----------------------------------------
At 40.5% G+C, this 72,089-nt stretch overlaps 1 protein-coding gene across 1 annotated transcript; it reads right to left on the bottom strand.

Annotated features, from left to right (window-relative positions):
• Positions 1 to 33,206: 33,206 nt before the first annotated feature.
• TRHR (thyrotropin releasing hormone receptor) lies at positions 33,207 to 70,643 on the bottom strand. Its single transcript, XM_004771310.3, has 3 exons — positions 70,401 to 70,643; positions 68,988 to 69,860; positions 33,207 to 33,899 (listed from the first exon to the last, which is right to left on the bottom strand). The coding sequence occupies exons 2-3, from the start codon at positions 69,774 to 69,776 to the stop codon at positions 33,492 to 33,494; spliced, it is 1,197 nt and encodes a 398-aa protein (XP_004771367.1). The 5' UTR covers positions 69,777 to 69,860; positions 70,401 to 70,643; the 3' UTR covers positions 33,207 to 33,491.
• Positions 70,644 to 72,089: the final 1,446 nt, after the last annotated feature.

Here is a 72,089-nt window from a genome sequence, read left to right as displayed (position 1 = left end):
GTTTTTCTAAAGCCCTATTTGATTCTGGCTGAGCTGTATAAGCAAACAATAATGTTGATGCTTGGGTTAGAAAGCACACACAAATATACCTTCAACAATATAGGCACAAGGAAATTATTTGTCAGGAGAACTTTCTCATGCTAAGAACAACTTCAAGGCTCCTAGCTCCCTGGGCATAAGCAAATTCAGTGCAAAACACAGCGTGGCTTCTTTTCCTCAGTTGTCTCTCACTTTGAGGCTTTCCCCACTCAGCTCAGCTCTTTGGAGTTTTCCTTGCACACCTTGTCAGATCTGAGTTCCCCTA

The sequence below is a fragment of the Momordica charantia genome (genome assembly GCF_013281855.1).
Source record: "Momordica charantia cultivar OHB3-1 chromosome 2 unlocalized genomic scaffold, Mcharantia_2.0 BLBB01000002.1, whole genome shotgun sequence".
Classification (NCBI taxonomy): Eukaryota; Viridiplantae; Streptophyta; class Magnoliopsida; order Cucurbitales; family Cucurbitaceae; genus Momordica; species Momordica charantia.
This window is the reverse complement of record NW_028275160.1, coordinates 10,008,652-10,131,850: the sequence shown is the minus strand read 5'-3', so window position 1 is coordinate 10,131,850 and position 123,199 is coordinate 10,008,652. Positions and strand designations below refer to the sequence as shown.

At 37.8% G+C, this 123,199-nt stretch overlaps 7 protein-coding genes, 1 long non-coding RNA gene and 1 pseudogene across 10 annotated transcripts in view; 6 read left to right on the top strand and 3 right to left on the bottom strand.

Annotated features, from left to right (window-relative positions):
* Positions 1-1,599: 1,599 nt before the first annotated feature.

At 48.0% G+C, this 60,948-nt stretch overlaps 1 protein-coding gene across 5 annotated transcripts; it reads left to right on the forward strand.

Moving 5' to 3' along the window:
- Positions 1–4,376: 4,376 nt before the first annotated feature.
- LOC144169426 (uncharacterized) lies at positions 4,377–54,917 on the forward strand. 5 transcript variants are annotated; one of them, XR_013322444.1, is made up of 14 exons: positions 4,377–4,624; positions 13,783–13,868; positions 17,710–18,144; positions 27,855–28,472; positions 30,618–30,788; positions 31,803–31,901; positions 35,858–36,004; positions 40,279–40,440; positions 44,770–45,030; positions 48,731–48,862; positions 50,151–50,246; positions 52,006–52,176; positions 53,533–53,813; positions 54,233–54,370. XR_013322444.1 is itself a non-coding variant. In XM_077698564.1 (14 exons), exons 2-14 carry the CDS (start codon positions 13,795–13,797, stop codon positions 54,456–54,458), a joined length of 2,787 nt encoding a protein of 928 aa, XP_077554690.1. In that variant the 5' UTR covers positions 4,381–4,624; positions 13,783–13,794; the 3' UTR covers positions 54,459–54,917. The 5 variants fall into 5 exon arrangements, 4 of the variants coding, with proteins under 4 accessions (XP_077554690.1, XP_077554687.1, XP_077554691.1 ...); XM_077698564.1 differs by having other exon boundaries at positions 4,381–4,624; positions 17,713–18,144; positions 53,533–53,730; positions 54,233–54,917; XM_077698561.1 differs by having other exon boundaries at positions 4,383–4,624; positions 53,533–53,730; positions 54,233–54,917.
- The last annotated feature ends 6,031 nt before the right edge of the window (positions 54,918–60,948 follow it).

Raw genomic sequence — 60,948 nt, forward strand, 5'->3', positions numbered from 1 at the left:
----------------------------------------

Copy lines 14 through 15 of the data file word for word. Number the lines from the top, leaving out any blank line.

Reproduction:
* Positions 1-1,599: 1,599 nt before the first annotated feature.

At 48.0% G+C, this 60,948-nt stretch overlaps 1 protein-coding gene across 5 annotated transcripts; it reads left to right on the forward strand.